Asia’s Other Players
In part as a result of the Ukraine crisis, Russia’s turn to Asia is above all an embrace of China. But Russia has also embraced China for lack of other viable partners in the region.
Japan, which had been working toward some kind of strategic accommodation with Russia until Prime Minister Shinzo Abe met with Putin at the Sochi Olympics in February 2014, had no option but to show solidarity with its sole ally, the United States, on the issue of sanctioning Russia after Ukraine. Putin’s visit to Japan, scheduled for the fall of 2014, was postponed, and expectations of a peace treaty and a border settlement to finally close the book on World War II receded. The Russian Navy held exercises with China’s People’s Liberation Army Navy in the East China Sea, and Beijing and Moscow are planning joint celebrations in 2015 to mark the seventieth anniversary of the defeat of Japanese imperialism and militarism in the Second World War.
Russia’s relations with South Korea have sustained less damage as a result of the Ukraine crisis than those with Japan. Moscow has become more active in Pyongyang to increase its bargaining power with Seoul, which it needs as a source of technology and investment. But there are limits to what the Russo–South Korean relationship can contribute to Russia’s development of its eastern territories and to what Washington would permit Seoul to do with Moscow. Similarly, other U.S. allies in the region with highly developed economies—Singapore and Taiwan—have to be careful when engaging with Moscow to avoid running afoul of Washington.
Where these worries are less relevant, Russia has yet to put its traditionally friendly relationships on a qualitatively new level. This refers above all to the two other strategic partnerships Russia keeps in Asia: India and Vietnam.
Moscow has yet to respond to Indian Prime Minister Narendra Modi’s overriding interest in spurring India’s economic development. The pattern of Russo-Indian relations has barely changed since the days of the Cold War, and Moscow is in danger of being crowded out of New Delhi’s foreign policy priorities. In addition, Russia’s greater reliance on China in the face of confrontation with the United States may take a toll on these ties.
Vietnam is clearly important to Russia, but it is a middle power. Vietnam is Russia’s gateway to the Association of Southeast Asian Nations (ASEAN), which Moscow has been seeking to engage. Yet, Russia’s means for building a strong relationship with Southeast Asia are still fairly limited because of Russia’s economic and financial weakness. Moscow also needs to step more carefully in its dealings with Hanoi now to avoid upsetting its relations with China.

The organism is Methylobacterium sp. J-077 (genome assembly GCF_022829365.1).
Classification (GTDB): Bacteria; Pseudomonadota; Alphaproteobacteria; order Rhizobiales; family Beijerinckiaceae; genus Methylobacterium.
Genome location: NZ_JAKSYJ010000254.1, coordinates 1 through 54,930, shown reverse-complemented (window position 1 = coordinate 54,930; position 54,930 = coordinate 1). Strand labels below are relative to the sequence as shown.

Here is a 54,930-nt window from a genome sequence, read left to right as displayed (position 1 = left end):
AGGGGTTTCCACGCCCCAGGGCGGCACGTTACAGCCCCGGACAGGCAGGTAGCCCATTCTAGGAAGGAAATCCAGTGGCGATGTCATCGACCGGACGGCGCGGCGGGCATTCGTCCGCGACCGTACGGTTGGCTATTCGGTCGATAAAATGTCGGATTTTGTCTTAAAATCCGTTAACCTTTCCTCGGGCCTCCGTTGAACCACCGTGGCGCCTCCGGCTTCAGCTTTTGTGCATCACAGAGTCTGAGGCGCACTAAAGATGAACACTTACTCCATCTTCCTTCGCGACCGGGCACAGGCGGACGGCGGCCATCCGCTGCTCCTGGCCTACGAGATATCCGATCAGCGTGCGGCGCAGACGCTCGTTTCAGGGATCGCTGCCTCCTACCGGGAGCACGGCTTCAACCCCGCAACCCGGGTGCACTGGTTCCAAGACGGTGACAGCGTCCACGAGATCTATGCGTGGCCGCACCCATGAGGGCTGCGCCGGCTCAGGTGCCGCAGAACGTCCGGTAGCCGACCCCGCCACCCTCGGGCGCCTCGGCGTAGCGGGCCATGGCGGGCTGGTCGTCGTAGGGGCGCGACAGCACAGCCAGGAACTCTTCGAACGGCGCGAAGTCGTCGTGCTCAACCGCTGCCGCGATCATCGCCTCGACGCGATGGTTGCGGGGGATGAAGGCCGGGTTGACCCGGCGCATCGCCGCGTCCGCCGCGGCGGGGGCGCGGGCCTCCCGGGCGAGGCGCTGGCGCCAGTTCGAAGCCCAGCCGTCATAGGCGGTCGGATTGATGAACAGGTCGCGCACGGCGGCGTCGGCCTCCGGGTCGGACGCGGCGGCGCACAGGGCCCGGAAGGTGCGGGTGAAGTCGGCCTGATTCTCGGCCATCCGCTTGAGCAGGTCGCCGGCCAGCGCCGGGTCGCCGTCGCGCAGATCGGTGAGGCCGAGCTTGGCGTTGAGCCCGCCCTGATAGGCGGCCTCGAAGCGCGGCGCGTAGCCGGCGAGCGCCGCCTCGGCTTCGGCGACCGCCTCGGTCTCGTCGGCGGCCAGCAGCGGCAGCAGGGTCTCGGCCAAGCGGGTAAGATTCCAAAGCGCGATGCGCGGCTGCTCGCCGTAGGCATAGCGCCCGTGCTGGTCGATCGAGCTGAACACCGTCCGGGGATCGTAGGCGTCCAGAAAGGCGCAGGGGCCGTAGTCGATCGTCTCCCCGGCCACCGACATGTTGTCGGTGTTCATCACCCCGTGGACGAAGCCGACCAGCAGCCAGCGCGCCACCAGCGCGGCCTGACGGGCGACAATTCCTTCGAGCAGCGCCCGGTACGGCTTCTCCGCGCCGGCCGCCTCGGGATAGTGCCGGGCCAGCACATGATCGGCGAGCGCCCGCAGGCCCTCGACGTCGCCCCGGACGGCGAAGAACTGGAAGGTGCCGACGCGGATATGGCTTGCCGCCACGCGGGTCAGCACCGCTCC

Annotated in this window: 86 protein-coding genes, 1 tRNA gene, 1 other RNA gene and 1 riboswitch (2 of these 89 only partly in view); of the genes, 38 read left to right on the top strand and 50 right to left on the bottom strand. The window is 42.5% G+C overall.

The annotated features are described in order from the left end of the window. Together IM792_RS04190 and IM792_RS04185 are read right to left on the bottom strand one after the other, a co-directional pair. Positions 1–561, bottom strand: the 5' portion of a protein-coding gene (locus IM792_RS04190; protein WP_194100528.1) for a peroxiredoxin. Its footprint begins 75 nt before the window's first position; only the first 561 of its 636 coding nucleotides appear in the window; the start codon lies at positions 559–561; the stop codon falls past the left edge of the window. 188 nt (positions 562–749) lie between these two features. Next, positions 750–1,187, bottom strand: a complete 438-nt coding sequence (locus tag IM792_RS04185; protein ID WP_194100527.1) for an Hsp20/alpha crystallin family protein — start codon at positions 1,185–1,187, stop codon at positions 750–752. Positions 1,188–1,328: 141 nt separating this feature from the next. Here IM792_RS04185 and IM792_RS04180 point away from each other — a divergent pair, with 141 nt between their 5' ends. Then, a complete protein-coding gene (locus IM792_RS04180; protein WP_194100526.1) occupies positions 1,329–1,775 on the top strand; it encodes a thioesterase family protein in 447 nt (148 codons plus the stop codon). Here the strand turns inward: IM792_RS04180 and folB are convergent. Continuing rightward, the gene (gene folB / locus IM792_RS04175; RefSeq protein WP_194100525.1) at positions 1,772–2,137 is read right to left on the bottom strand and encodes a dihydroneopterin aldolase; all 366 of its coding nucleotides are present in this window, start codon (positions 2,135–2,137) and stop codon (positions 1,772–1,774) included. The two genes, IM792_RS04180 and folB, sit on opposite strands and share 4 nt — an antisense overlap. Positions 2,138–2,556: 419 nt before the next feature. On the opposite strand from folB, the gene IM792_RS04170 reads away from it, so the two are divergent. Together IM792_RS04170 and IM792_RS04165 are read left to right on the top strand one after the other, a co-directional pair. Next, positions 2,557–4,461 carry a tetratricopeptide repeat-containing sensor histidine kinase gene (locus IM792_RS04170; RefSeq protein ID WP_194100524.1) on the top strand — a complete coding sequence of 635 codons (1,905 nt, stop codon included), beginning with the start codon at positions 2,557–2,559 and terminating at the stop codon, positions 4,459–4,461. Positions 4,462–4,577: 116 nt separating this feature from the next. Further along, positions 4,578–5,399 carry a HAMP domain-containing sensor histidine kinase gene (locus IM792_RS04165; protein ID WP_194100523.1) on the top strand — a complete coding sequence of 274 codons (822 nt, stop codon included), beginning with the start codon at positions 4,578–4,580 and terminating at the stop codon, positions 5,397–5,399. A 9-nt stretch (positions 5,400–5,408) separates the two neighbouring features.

In Central Asia, Russia saw Kazakhstan join the Moscow-led Eurasian Economic Union (EEU), to be followed by Kyrgyzstan and eventually Tajikistan. Yet, the Ukraine crisis and the economic difficulties that Russia is facing have led the Kazakhs in particular to express reservations about their connection to Moscow.
There is more reason than before for the Central Asians to seek not just balance but also reassurance vis-à-vis Moscow in stronger relations with Beijing. As a result, China’s prestige and role in post-Soviet Central Asia have risen. The 2014 withdrawal of the U.S.-led coalition combat forces from Afghanistan makes Kabul, too, look to China. The new Afghan president, Ashraf Ghani, traveled to Beijing first after taking office in 2014.
Thus, the changing global and Asian regional context of Russia’s foreign policy has begun to prioritize China more than it did in the last half century. In parallel with that formal upgrade, the substance of Sino-Russian relations has also changed, in the direction of greater intimacy. The development of these relations over the past twenty-five years is a rare case of two neighboring great powers improving their relations and then keeping them on an even keel, despite the fact that one has risen in importance while the other has gone through a difficult and painful post-imperial adjustment.
No Longer Just an “Axis of Convenience” 11
The mantra in the West has long been that the Sino-Russian partnership would remain limited and that both China’s and Russia’s interests in good relations with the United States far outweighed their interest in each other. Moreover, it was assumed that the Chinese had growing disdain for the Russians and that the Russians feared the Chinese more and more. If these beliefs have ever been reality, they are not so now. China and Russia share not only a host of fundamental interests but also, increasingly, elements of a common worldview.